Plastic bag taxes have the potential to generate real behavior change among Virginians

From the Roanoke Times

the city of Roanoke became the first Virginia locality to institute a 5-cent tax on single-use plastic bags at grocery, convenience and drug stores. The Roanoke ordinance will go into effect on Jan. 1st. A share of the revenue will help merchants implement the tax.

This is made possible by the General Assembly passing legislation just before the start of the COVID-19 pandemic, giving cities and counties the option to levy the disposable bag fee. The Code of Virginia states revenue must go toward environmental cleanup efforts, waste reduction education programs, pollution and litter mitigation initiatives, or the provision of reusable bags to Supplemental Nutrition Assistance Program (SNAP) or Women, Infants and Children Program (WIC) recipients.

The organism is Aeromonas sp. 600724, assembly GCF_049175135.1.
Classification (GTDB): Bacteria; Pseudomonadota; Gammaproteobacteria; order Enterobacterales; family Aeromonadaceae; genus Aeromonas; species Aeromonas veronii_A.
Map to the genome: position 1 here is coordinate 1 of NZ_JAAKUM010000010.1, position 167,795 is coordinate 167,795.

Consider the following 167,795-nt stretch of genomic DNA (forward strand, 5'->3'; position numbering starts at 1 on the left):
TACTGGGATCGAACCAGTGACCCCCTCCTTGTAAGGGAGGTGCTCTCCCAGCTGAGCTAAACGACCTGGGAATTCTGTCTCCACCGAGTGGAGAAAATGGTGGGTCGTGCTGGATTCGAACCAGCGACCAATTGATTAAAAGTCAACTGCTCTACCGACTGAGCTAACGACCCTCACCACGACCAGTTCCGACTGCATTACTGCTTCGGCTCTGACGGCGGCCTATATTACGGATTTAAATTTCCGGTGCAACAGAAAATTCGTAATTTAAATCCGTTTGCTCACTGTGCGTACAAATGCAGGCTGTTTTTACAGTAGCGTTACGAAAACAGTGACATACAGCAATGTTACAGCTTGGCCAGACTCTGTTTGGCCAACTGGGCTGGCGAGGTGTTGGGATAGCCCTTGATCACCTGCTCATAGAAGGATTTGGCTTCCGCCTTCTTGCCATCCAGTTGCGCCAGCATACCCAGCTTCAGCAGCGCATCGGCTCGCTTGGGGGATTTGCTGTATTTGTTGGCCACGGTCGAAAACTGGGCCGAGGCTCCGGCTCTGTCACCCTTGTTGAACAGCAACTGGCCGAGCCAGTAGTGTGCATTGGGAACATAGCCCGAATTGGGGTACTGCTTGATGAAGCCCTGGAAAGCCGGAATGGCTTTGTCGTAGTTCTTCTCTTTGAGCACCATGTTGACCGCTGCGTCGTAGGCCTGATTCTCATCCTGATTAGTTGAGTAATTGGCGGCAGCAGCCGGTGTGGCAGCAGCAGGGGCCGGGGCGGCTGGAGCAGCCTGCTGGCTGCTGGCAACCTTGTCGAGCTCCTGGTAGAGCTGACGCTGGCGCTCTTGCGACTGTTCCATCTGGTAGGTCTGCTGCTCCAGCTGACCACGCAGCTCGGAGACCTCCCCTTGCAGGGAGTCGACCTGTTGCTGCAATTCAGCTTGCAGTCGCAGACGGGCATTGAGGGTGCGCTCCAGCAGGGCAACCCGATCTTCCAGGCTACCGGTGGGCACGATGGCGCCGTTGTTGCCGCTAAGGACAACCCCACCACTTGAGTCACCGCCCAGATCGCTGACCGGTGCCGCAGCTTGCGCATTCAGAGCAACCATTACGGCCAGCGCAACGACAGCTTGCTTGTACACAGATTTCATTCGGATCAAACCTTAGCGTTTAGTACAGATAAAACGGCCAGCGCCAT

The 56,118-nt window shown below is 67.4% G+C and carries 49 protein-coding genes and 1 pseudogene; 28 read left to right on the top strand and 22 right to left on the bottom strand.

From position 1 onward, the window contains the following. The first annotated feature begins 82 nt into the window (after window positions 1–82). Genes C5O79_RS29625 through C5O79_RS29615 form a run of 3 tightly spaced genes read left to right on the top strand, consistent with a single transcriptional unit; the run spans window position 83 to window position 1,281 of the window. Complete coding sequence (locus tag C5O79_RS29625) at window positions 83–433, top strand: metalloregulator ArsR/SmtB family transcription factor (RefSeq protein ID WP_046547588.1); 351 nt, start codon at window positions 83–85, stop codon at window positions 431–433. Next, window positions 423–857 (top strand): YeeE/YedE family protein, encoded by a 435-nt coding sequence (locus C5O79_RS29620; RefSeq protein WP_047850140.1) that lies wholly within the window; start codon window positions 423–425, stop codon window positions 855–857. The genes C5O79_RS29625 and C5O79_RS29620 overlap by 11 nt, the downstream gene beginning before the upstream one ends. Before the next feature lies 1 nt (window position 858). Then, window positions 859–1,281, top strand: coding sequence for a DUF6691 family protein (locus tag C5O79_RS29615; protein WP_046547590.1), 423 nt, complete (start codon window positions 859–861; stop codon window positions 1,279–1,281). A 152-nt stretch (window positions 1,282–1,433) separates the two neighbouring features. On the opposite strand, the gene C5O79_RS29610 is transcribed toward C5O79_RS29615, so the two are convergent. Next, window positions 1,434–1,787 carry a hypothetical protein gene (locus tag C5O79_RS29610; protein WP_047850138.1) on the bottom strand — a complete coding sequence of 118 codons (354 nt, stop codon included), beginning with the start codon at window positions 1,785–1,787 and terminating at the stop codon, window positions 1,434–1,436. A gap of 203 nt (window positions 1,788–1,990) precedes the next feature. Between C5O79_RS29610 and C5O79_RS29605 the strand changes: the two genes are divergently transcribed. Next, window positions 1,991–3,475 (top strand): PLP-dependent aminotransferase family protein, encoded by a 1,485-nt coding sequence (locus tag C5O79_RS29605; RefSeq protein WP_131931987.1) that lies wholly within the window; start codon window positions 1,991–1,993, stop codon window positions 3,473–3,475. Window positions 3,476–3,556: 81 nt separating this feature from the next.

300 million tons of plastic are generated each year across the globe and half of that volume is for single-use purposes. That’s roughly the weight of the global human population and items like bags often land in our rivers, oceans, streams and other waterways.

As of February, eight states had banned single-use grocery bags altogether, with limited allowances such as those distributed in produce, meat, deli and bulk food departments. Roanoke’s ordinance carries that same exception.